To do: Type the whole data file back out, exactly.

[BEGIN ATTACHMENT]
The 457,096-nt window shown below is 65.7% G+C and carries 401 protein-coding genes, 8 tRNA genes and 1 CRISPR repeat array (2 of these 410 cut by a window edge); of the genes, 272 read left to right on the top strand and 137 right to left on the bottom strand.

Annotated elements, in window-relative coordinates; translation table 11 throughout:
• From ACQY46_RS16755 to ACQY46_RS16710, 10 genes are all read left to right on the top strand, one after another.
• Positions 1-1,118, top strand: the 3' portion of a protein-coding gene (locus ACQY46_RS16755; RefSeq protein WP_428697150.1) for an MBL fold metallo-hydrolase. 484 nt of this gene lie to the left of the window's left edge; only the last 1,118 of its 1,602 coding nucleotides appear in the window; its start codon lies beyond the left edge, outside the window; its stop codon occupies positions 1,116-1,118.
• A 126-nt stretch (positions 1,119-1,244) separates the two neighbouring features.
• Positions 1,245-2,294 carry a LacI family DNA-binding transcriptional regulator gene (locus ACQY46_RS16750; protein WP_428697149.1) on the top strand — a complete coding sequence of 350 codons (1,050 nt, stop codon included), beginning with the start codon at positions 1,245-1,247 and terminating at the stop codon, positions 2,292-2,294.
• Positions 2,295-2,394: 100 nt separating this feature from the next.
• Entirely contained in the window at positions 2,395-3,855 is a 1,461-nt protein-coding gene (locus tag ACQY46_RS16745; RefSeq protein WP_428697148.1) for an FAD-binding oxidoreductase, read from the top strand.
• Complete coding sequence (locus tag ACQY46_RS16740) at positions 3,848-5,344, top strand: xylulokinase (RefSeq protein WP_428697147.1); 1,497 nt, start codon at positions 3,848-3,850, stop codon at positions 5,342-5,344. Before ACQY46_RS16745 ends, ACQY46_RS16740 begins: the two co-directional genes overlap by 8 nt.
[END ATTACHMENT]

The 457,096-nt window shown below is 65.7% G+C and carries 401 protein-coding genes, 8 tRNA genes and 1 CRISPR repeat array (2 of these 410 cut by a window edge); of the genes, 272 read left to right on the top strand and 137 right to left on the bottom strand.

Annotated elements, in window-relative coordinates; translation table 11 throughout:
• From ACQY46_RS16755 to ACQY46_RS16710, 10 genes are all read left to right on the top strand, one after another.
• Positions 1-1,118, top strand: the 3' portion of a protein-coding gene (locus ACQY46_RS16755; RefSeq protein WP_428697150.1) for an MBL fold metallo-hydrolase. 484 nt of this gene lie to the left of the window's left edge; only the last 1,118 of its 1,602 coding nucleotides appear in the window; its start codon lies beyond the left edge, outside the window; its stop codon occupies positions 1,116-1,118.
• A 126-nt stretch (positions 1,119-1,244) separates the two neighbouring features.
• Positions 1,245-2,294 carry a LacI family DNA-binding transcriptional regulator gene (locus ACQY46_RS16750; protein WP_428697149.1) on the top strand — a complete coding sequence of 350 codons (1,050 nt, stop codon included), beginning with the start codon at positions 1,245-1,247 and terminating at the stop codon, positions 2,292-2,294.
• Positions 2,295-2,394: 100 nt separating this feature from the next.
• Entirely contained in the window at positions 2,395-3,855 is a 1,461-nt protein-coding gene (locus tag ACQY46_RS16745; RefSeq protein WP_428697148.1) for an FAD-binding oxidoreductase, read from the top strand.
• Complete coding sequence (locus tag ACQY46_RS16740) at positions 3,848-5,344, top strand: xylulokinase (RefSeq protein WP_428697147.1); 1,497 nt, start codon at positions 3,848-3,850, stop codon at positions 5,342-5,344. Before ACQY46_RS16745 ends, ACQY46_RS16740 begins: the two co-directional genes overlap by 8 nt.